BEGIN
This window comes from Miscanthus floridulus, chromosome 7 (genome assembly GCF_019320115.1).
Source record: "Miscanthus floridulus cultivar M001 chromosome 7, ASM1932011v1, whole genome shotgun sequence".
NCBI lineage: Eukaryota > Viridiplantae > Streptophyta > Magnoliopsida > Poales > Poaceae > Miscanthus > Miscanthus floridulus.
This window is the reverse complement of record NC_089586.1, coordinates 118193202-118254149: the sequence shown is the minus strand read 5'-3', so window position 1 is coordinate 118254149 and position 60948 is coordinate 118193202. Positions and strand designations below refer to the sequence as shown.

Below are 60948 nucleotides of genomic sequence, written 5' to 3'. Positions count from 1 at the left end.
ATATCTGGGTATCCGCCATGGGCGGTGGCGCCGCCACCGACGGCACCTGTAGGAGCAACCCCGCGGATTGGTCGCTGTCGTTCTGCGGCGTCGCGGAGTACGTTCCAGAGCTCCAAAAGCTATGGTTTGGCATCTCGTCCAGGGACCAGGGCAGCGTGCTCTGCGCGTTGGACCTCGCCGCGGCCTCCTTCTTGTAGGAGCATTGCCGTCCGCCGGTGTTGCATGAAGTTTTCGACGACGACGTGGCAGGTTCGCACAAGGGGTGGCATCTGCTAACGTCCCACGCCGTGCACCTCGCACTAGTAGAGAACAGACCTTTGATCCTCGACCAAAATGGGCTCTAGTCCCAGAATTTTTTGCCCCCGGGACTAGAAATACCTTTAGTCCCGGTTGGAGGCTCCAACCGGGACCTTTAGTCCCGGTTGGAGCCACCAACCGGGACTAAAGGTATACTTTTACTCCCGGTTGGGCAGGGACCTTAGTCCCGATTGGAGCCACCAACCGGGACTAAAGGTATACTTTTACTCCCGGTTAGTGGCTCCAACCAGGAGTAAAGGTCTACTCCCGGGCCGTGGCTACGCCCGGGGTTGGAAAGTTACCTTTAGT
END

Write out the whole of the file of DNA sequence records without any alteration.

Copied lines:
This window comes from Miscanthus floridulus, chromosome 7 (genome assembly GCF_019320115.1).
Source record: "Miscanthus floridulus cultivar M001 chromosome 7, ASM1932011v1, whole genome shotgun sequence".
NCBI lineage: Eukaryota > Viridiplantae > Streptophyta > Magnoliopsida > Poales > Poaceae > Miscanthus > Miscanthus floridulus.
This window is the reverse complement of record NC_089586.1, coordinates 118193202-118254149: the sequence shown is the minus strand read 5'-3', so window position 1 is coordinate 118254149 and position 60948 is coordinate 118193202. Positions and strand designations below refer to the sequence as shown.

Below are 60948 nucleotides of genomic sequence, written 5' to 3'. Positions count from 1 at the left end.
ATATCTGGGTATCCGCCATGGGCGGTGGCGCCGCCACCGACGGCACCTGTAGGAGCAACCCCGCGGATTGGTCGCTGTCGTTCTGCGGCGTCGCGGAGTACGTTCCAGAGCTCCAAAAGCTATGGTTTGGCATCTCGTCCAGGGACCAGGGCAGCGTGCTCTGCGCGTTGGACCTCGCCGCGGCCTCCTTCTTGTAGGAGCATTGCCGTCCGCCGGTGTTGCATGAAGTTTTCGACGACGACGTGGCAGGTTCGCACAAGGGGTGGCATCTGCTAACGTCCCACGCCGTGCACCTCGCACTAGTAGAGAACAGACCTTTGATCCTCGACCAAAATGGGCTCTAGTCCCAGAATTTTTTGCCCCCGGGACTAGAAATACCTTTAGTCCCGGTTGGAGGCTCCAACCGGGACCTTTAGTCCCGGTTGGAGCCACCAACCGGGACTAAAGGTATACTTTTACTCCCGGTTGGGCAGGGACCTTAGTCCCGATTGGAGCCACCAACCGGGACTAAAGGTATACTTTTACTCCCGGTTAGTGGCTCCAACCAGGAGTAAAGGTCTACTCCCGGGCCGTGGCTACGCCCGGGGTTGGAAAGTTACCTTTAGT